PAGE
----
Conservation charity funds U.K. biomass thermal pilots

By Erin Voegele | April 18, 2013

A U.K.-based conservation charity, the National Trust, is investing £3.5 million ($5.35 million)in five pilot products as a part of a plant to provide clean energy to 43 historic properties. The plan is being carried out in conjunction with renewable power supplier Good Energy.

One of the biomass pilot products will be located at Croft Castle near Leominster, where a 150 kW biomass boiler will supply 74 percent of the property’s heating needs. The second biomass pilot is located at Ickworth, a historical country estate located near Bury St. Edmunds. The Ickworth pilot consists of a 300 kW biomass boiler that supplies 100 percent of the estate’s heating needs. Other pilot projects include a 300 kW marine source heat pump, 100 kW hydro generation and a 90 kW hydro-electric project.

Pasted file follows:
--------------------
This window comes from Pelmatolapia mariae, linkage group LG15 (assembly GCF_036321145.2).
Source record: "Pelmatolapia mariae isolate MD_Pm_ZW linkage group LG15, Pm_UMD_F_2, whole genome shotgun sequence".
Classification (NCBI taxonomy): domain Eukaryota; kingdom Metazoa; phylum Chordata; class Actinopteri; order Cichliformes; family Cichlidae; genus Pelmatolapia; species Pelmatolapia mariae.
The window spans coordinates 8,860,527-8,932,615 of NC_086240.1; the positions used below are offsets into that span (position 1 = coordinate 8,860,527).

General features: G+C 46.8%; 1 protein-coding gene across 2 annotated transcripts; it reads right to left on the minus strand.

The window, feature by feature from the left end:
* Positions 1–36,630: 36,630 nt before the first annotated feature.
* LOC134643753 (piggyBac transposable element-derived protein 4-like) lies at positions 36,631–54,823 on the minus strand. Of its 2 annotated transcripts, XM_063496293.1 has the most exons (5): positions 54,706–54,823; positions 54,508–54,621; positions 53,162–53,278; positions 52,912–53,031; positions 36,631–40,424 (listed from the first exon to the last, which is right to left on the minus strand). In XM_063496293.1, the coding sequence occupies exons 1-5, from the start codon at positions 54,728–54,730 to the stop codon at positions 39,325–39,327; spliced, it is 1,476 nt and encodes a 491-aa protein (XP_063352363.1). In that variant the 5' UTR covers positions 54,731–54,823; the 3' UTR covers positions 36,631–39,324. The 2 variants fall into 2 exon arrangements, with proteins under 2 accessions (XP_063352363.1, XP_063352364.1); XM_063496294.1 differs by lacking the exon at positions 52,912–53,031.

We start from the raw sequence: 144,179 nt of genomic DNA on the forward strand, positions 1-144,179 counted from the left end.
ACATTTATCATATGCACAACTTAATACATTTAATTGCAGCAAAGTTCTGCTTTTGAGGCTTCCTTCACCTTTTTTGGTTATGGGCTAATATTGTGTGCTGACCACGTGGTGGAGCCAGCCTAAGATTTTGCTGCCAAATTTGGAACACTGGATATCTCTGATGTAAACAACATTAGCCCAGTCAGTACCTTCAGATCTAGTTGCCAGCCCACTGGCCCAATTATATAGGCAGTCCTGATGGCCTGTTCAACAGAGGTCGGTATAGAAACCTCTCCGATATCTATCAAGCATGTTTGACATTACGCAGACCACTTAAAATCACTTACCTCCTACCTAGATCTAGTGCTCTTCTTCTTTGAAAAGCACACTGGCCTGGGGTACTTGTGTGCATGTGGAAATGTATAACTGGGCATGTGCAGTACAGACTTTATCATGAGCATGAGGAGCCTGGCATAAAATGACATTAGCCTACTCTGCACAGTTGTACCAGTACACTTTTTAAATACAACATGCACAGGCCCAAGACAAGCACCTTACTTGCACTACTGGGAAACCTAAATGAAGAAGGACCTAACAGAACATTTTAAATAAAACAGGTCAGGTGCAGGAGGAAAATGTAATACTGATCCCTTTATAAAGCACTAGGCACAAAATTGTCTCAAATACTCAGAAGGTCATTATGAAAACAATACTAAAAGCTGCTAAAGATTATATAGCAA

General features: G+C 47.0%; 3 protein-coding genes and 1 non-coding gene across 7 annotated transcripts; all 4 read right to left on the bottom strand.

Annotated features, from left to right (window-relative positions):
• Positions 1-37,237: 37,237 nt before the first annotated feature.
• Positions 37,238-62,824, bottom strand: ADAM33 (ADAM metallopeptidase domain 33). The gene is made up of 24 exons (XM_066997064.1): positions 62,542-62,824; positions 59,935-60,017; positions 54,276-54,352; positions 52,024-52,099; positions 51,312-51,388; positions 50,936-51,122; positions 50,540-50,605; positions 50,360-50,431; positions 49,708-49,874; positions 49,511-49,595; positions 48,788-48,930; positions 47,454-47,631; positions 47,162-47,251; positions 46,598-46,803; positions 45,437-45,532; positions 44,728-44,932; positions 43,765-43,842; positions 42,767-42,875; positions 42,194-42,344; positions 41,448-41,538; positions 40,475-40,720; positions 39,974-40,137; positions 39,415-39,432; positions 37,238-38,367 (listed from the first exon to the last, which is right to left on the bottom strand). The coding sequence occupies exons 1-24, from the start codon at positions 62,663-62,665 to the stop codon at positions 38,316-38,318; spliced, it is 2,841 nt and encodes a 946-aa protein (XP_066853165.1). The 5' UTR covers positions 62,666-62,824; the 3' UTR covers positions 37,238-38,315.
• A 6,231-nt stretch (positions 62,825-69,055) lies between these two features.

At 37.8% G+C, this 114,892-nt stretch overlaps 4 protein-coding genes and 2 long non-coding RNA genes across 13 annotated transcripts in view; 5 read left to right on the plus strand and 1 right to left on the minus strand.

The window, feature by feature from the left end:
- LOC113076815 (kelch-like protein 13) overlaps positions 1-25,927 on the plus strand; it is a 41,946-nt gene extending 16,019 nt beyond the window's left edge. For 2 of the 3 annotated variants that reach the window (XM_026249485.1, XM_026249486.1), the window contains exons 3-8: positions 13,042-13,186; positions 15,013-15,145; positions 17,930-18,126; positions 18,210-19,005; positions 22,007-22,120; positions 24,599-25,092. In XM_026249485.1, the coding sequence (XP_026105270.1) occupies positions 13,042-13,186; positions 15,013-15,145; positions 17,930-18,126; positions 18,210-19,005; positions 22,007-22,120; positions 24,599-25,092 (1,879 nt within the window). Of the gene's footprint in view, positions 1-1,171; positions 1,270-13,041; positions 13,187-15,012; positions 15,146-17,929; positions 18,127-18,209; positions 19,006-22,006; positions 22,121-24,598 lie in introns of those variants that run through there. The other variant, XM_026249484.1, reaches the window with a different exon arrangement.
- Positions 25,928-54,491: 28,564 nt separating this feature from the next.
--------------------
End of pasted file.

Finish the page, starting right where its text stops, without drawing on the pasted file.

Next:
If the pilot projects prove successful, the National Trust said it expects to spend approximately £35 million to install 38 additional renewable energy projects, with the goal of generating 50 percent of its energy from energy from renewable resources by 2020. That investment is projected to save the Natural Trust more than £4 million each year on energy costs.

The National Trust currently spends nearly £6 million per year to provide heat and power to its 300 major historic houses, as well as its office buildings and 360 holiday cottages. 



2 Responses

  1. Divakaran K



    What is seen from the implementation is that the technology is Biomass Boiler Technology which is proven but highly inefficient and generates Ash a waste which disposal is harmful and also problematic. Instead for small capacity upto 500 kw it will be ideal to use Gasifiers which gives residue Char which is a soil sequestration item and also more efficient/kg of Biomass.

  2. Francis Young



    It is always good to conserve our nature. I am glad to read this article. Thank you for the post! -


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